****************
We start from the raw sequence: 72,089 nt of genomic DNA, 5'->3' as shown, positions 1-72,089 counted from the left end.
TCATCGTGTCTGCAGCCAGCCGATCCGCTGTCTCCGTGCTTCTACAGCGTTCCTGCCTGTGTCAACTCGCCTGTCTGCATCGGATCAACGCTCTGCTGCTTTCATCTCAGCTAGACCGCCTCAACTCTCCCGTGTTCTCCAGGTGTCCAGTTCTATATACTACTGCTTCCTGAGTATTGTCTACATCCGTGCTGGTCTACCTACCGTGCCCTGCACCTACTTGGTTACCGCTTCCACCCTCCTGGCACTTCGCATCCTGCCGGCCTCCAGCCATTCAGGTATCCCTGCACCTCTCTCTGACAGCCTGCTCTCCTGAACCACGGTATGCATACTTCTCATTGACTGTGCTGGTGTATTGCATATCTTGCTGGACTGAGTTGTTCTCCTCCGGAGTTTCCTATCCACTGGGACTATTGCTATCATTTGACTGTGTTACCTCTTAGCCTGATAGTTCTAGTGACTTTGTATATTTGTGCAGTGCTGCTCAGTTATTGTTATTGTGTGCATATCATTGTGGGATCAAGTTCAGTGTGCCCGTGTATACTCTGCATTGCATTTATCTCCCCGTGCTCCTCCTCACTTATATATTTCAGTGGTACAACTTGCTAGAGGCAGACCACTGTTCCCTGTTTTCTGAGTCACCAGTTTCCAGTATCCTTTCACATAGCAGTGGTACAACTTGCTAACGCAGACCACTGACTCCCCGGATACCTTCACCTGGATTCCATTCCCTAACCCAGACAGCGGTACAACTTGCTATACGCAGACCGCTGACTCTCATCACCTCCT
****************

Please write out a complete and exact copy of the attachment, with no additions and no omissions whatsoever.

We start from the raw sequence: 72,089 nt of genomic DNA, 5'->3' as shown, positions 1-72,089 counted from the left end.
TCATCGTGTCTGCAGCCAGCCGATCCGCTGTCTCCGTGCTTCTACAGCGTTCCTGCCTGTGTCAACTCGCCTGTCTGCATCGGATCAACGCTCTGCTGCTTTCATCTCAGCTAGACCGCCTCAACTCTCCCGTGTTCTCCAGGTGTCCAGTTCTATATACTACTGCTTCCTGAGTATTGTCTACATCCGTGCTGGTCTACCTACCGTGCCCTGCACCTACTTGGTTACCGCTTCCACCCTCCTGGCACTTCGCATCCTGCCGGCCTCCAGCCATTCAGGTATCCCTGCACCTCTCTCTGACAGCCTGCTCTCCTGAACCACGGTATGCATACTTCTCATTGACTGTGCTGGTGTATTGCATATCTTGCTGGACTGAGTTGTTCTCCTCCGGAGTTTCCTATCCACTGGGACTATTGCTATCATTTGACTGTGTTACCTCTTAGCCTGATAGTTCTAGTGACTTTGTATATTTGTGCAGTGCTGCTCAGTTATTGTTATTGTGTGCATATCATTGTGGGATCAAGTTCAGTGTGCCCGTGTATACTCTGCATTGCATTTATCTCCCCGTGCTCCTCCTCACTTATATATTTCAGTGGTACAACTTGCTAGAGGCAGACCACTGTTCCCTGTTTTCTGAGTCACCAGTTTCCAGTATCCTTTCACATAGCAGTGGTACAACTTGCTAACGCAGACCACTGACTCCCCGGATACCTTCACCTGGATTCCATTCCCTAACCCAGACAGCGGTACAACTTGCTATACGCAGACCGCTGACTCTCATCACCTCCT